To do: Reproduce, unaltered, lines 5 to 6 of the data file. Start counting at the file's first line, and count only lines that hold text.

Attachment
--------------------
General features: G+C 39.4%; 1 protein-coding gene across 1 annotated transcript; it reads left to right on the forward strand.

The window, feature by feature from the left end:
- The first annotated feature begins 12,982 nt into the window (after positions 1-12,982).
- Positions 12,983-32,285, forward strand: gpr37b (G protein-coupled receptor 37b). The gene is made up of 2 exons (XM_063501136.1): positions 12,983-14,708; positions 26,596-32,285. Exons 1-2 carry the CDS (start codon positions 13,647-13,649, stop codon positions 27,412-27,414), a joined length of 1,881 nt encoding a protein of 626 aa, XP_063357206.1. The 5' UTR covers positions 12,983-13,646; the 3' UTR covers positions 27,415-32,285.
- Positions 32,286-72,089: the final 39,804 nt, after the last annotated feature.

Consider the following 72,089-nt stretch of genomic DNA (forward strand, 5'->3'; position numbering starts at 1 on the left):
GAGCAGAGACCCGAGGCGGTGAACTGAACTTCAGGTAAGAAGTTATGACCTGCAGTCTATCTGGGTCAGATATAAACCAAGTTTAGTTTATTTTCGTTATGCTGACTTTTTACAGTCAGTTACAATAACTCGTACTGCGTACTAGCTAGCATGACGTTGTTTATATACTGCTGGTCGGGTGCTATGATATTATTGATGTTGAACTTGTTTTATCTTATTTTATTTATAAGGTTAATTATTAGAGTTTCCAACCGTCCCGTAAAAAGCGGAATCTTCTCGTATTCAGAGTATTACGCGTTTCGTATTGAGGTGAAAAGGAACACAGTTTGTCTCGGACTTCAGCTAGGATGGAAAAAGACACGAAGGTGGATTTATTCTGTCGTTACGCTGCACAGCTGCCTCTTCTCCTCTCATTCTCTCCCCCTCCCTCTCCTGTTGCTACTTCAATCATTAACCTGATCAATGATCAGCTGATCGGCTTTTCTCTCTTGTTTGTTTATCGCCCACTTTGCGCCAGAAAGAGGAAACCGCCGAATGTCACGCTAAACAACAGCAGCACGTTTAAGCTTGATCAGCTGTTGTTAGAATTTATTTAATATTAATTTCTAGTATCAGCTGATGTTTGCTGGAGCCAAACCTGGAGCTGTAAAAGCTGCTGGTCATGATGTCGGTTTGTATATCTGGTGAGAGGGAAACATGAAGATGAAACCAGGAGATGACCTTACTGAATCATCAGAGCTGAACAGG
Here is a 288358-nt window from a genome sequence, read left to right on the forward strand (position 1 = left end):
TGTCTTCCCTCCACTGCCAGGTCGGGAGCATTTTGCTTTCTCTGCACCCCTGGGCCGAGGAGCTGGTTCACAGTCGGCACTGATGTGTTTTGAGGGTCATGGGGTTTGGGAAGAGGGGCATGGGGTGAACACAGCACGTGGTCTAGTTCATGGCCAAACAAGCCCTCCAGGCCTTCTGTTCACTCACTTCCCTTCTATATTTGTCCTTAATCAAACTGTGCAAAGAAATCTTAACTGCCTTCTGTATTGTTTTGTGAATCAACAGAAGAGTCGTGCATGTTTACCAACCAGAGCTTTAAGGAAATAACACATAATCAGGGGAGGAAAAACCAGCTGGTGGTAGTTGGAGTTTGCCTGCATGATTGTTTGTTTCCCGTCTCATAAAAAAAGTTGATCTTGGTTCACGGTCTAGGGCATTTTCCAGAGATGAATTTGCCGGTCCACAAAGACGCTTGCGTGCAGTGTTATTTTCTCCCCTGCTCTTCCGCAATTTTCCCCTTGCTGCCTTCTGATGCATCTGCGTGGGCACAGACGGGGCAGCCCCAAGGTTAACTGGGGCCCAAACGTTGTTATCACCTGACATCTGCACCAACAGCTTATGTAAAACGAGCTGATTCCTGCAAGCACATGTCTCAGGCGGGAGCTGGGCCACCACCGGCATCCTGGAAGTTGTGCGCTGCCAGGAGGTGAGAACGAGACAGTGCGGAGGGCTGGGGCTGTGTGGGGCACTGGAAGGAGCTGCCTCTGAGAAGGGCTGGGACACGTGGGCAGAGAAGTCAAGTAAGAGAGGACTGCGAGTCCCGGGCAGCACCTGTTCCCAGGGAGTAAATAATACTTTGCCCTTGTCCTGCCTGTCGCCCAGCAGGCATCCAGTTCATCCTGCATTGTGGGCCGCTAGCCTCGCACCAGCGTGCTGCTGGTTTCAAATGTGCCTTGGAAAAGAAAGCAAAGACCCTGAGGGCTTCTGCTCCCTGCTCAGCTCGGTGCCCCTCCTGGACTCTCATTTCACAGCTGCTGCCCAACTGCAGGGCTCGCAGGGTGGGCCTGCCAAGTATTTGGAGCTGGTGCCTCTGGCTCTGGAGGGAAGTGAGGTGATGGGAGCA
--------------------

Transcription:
- Positions 32,286-72,089: the final 39,804 nt, after the last annotated feature.

Consider the following 72,089-nt stretch of genomic DNA (forward strand, 5'->3'; position numbering starts at 1 on the left):